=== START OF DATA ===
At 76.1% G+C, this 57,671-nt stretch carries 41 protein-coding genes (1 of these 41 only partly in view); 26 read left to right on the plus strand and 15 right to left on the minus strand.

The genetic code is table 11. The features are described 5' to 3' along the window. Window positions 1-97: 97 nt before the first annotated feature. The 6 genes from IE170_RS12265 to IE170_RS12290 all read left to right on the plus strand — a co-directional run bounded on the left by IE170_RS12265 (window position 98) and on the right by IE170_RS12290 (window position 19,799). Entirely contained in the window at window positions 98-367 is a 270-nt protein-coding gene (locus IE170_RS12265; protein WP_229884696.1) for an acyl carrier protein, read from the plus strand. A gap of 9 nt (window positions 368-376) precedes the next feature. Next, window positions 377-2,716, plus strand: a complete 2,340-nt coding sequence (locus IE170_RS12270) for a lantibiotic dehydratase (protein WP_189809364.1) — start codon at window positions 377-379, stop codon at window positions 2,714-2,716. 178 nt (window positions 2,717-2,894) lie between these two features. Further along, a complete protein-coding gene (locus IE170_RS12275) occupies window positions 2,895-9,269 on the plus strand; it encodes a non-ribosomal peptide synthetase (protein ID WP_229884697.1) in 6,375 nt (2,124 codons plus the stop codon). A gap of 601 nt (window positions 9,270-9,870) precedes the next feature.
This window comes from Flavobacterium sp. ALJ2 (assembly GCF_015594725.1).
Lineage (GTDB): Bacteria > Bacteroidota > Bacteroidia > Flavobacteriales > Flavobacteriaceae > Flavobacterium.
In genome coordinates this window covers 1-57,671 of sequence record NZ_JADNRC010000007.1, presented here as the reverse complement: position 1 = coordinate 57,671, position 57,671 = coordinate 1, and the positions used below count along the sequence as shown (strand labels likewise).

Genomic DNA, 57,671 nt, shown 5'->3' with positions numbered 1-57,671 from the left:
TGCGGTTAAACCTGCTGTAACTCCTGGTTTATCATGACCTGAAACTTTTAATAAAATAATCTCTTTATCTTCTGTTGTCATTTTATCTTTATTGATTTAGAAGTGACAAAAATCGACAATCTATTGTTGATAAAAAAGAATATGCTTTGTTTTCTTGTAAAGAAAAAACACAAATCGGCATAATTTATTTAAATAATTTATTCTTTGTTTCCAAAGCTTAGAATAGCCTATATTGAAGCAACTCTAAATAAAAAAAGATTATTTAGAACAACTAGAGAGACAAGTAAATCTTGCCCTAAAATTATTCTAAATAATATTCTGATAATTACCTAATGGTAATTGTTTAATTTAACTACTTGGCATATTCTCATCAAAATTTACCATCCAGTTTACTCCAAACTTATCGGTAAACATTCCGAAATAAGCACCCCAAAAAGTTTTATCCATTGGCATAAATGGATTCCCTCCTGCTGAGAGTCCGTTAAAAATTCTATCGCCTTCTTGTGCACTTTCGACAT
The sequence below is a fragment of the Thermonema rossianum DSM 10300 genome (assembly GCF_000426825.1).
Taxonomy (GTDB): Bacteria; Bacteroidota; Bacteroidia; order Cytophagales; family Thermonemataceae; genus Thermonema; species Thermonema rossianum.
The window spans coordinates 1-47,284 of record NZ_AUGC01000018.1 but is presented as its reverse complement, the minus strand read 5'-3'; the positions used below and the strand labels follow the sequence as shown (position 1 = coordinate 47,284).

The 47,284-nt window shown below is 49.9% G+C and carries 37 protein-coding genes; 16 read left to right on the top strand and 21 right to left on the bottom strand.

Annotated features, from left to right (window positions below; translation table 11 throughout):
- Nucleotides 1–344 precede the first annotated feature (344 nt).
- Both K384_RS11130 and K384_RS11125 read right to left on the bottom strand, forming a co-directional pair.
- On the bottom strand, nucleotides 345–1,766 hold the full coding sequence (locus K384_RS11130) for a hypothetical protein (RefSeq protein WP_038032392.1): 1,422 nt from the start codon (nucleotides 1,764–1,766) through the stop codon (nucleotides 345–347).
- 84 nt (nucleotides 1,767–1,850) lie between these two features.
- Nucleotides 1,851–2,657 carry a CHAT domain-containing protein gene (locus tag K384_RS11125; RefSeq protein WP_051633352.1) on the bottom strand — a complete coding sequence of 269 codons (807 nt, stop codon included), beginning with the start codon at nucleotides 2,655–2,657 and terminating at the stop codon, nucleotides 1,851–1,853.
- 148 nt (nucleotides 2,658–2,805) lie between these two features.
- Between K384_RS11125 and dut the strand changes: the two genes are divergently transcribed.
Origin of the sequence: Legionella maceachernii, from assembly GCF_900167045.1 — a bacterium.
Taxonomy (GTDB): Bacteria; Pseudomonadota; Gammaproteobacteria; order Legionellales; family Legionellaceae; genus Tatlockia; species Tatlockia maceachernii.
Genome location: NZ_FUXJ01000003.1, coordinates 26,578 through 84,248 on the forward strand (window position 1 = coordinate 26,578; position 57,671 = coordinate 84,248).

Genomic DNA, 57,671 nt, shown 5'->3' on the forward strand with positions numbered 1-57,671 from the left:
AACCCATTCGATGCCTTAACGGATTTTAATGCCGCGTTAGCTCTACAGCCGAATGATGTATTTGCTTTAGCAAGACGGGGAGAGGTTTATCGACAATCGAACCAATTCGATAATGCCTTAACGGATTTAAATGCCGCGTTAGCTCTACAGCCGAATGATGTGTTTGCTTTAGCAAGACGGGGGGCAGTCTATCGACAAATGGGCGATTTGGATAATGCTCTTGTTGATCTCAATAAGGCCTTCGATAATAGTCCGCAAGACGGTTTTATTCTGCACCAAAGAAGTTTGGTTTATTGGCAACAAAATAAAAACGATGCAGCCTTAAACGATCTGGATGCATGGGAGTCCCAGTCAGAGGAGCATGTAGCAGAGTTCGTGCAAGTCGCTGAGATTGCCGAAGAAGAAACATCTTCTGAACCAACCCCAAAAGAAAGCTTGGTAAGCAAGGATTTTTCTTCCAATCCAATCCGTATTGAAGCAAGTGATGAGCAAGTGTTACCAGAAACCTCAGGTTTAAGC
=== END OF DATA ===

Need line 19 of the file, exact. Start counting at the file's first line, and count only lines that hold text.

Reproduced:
- Between K384_RS11125 and dut the strand changes: the two genes are divergently transcribed.